A public is just the population with whom an organization builds a relationship. Their importance is that, whether you recognize it or not, you belong to quite a few publics.
When you look into your cell phone or sign on to your social media account (pick one), organizations in a million ways speak to you in a language that attracts your interest. Whether it is a product, idea or a service, you belong to a number of publics that are courted by business who all want your business!
The ultimate goal of public relations is to promote goodwill between organizations and their publics. These publics can be comprised of employees, stockholders and/or investors, media, a community, and/or demographics.
The best way to build goodwill between an organization or organizations and their publics is through opening the gates of communication.
Appearances do matter….
In building a bridge with publics, another goal of public relations organizations might be to enhance the image of the organization, so it not only appears attractive to its perspective publics but also so the people comprising the public want to invest in the organization’s products, service or principles.
Ultimately, activities that enhance the image of the organizations are those which support transparency and educate the publics.
Conversations, discoursing and just plain chatting….
One way organizations begin the two-way discourse that opens the lines of communication is through understanding the public they want to engage.
Interestingly, before a public relations campaign is undertaken, practitioners have completed an inordinate amount of research focusing on the public’s attitude, values or sentiments regarding the issue or organization. Depending on the product or service, researchers might take a number of avenues in studying the target public.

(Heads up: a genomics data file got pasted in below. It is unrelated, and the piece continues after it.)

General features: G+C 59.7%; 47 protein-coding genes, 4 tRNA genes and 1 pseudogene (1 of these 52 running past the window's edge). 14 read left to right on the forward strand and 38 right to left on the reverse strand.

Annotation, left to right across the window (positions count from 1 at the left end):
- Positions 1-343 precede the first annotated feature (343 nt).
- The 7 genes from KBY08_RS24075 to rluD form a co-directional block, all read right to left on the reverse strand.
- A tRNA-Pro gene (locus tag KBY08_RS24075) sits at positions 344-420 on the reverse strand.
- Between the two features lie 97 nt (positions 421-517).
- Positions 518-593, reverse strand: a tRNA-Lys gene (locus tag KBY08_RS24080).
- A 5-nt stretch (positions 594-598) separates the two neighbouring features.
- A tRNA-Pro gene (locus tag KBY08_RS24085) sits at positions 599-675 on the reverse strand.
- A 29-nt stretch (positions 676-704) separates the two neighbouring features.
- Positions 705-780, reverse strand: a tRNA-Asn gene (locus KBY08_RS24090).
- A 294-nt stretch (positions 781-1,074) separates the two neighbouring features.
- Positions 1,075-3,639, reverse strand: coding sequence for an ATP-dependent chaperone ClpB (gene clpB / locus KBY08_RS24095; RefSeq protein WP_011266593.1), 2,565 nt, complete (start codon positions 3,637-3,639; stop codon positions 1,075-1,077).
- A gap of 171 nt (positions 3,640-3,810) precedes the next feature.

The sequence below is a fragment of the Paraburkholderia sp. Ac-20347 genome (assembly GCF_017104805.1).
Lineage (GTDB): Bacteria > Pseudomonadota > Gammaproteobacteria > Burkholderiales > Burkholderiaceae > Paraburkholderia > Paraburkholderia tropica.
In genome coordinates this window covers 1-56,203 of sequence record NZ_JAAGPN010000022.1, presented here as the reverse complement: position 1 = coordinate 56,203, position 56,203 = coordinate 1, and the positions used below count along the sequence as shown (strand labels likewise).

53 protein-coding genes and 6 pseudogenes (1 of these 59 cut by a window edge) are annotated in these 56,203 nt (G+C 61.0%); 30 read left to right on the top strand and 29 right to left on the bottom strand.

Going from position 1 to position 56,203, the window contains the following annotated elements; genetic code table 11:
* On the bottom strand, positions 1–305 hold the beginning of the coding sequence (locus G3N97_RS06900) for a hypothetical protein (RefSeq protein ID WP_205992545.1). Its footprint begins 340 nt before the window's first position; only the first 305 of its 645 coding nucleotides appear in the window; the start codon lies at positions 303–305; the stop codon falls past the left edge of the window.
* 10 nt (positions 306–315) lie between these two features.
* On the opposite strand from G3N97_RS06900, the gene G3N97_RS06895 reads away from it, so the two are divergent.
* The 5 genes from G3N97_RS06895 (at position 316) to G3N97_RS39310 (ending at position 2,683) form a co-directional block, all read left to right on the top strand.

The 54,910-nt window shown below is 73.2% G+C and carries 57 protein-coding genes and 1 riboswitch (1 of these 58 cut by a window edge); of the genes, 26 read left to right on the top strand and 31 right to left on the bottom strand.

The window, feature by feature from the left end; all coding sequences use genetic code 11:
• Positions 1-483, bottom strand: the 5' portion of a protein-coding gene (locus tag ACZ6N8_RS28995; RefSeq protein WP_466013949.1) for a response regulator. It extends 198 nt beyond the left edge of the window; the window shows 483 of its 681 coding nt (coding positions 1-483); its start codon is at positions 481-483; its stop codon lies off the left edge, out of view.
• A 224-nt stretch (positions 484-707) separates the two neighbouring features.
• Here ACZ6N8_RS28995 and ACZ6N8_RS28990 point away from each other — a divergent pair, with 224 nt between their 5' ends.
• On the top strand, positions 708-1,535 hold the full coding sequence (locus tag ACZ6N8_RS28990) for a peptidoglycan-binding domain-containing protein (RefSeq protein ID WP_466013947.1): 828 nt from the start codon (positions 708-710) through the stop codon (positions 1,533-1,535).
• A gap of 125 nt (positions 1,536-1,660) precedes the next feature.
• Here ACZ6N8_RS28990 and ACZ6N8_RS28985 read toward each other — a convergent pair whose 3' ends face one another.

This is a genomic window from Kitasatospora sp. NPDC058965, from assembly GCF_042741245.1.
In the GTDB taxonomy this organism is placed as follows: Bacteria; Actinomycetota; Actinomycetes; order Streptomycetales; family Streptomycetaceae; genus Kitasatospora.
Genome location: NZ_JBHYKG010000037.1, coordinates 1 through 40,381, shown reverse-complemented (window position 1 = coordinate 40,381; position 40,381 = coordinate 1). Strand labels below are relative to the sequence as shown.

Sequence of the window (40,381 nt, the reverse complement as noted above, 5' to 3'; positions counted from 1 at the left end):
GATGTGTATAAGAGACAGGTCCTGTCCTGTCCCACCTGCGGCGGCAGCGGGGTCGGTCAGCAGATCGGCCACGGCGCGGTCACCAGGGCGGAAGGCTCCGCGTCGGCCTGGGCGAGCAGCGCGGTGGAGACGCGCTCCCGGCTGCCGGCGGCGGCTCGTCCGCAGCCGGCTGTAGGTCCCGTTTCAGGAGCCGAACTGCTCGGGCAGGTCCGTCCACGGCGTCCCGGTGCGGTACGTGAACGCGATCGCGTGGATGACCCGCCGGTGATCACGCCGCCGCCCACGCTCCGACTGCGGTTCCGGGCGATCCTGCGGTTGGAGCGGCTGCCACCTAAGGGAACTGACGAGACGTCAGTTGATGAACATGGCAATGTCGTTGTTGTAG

Usually, in becoming familiar with their publics, organizations have a set of activities that prepares them for engaging with their publics. These activities include:
These steps all start the discourse that eventually develops between the community and the organization.
A perfect example of organizations understanding the needs of the public before engaging in discourse is the role of higher education in the community. Depending on the location of the institution, whether it is in the inner city or in the middle of a town, the institution’s public relations office has to engage the public beyond the university or college to promote the college’s educational mission.
For a college that sits in an impoverished neighborhood, a public relations program that understands the needs of the surrounding community can focus on programs that act as community outreach to prepare youth for higher education. Conversely, an institution that sits in the middle of a small affluent town might engage the community by holding events that focus on the fine arts, all for the purpose of engaging the community.
Ultimately, in either case, both organizations understand these communities have a need, which opens up a possibility for a two-way discourse between the public and its organization.
Beyond building opportunities for dialogue, two-way relationships provide organizations with the chance to build harmonious relationships, and more importantly, open dialogue lays the foundation for keeping the gates of communication open during crisis management.
So, every time you contact customer service for help with your online account, every time you reach for your cell phone to order a product online and every time you have filed a complaint against a company or brand, it has been through the efforts of public relations and the relationship the organizations has built with you, their customer.
By developing a relationship that promotes transparency, the organization has established a foundation by which the public has invested a trust in more than the organization but the organization’s ideals as well.
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